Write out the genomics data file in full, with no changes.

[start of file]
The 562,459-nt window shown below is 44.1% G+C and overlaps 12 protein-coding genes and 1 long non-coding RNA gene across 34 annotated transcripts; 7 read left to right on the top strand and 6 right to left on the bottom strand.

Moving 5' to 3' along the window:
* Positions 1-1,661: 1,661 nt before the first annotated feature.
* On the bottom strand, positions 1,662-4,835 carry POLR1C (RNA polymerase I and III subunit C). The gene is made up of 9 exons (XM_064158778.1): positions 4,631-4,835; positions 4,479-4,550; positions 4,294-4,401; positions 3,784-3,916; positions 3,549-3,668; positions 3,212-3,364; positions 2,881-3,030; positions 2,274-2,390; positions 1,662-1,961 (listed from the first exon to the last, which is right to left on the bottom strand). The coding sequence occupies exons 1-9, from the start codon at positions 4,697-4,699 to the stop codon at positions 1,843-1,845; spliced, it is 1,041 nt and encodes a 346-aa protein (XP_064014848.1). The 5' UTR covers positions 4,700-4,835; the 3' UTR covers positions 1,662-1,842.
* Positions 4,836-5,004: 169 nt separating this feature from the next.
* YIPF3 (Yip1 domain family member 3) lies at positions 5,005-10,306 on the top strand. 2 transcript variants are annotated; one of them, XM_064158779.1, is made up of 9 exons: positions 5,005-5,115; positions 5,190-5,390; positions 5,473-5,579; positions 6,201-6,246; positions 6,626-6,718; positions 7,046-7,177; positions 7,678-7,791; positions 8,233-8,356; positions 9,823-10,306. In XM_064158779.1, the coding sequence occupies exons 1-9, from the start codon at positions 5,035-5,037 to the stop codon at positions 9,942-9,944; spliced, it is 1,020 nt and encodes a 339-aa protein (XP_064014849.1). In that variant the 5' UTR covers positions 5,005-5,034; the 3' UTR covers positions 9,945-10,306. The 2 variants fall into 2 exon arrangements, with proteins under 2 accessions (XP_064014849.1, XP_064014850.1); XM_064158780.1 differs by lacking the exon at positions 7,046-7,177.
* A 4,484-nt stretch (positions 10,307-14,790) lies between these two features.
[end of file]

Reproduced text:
The 562,459-nt window shown below is 44.1% G+C and overlaps 12 protein-coding genes and 1 long non-coding RNA gene across 34 annotated transcripts; 7 read left to right on the top strand and 6 right to left on the bottom strand.

Moving 5' to 3' along the window:
* Positions 1-1,661: 1,661 nt before the first annotated feature.
* On the bottom strand, positions 1,662-4,835 carry POLR1C (RNA polymerase I and III subunit C). The gene is made up of 9 exons (XM_064158778.1): positions 4,631-4,835; positions 4,479-4,550; positions 4,294-4,401; positions 3,784-3,916; positions 3,549-3,668; positions 3,212-3,364; positions 2,881-3,030; positions 2,274-2,390; positions 1,662-1,961 (listed from the first exon to the last, which is right to left on the bottom strand). The coding sequence occupies exons 1-9, from the start codon at positions 4,697-4,699 to the stop codon at positions 1,843-1,845; spliced, it is 1,041 nt and encodes a 346-aa protein (XP_064014848.1). The 5' UTR covers positions 4,700-4,835; the 3' UTR covers positions 1,662-1,842.
* Positions 4,836-5,004: 169 nt separating this feature from the next.
* YIPF3 (Yip1 domain family member 3) lies at positions 5,005-10,306 on the top strand. 2 transcript variants are annotated; one of them, XM_064158779.1, is made up of 9 exons: positions 5,005-5,115; positions 5,190-5,390; positions 5,473-5,579; positions 6,201-6,246; positions 6,626-6,718; positions 7,046-7,177; positions 7,678-7,791; positions 8,233-8,356; positions 9,823-10,306. In XM_064158779.1, the coding sequence occupies exons 1-9, from the start codon at positions 5,035-5,037 to the stop codon at positions 9,942-9,944; spliced, it is 1,020 nt and encodes a 339-aa protein (XP_064014849.1). In that variant the 5' UTR covers positions 5,005-5,034; the 3' UTR covers positions 9,945-10,306. The 2 variants fall into 2 exon arrangements, with proteins under 2 accessions (XP_064014849.1, XP_064014850.1); XM_064158780.1 differs by lacking the exon at positions 7,046-7,177.
* A 4,484-nt stretch (positions 10,307-14,790) lies between these two features.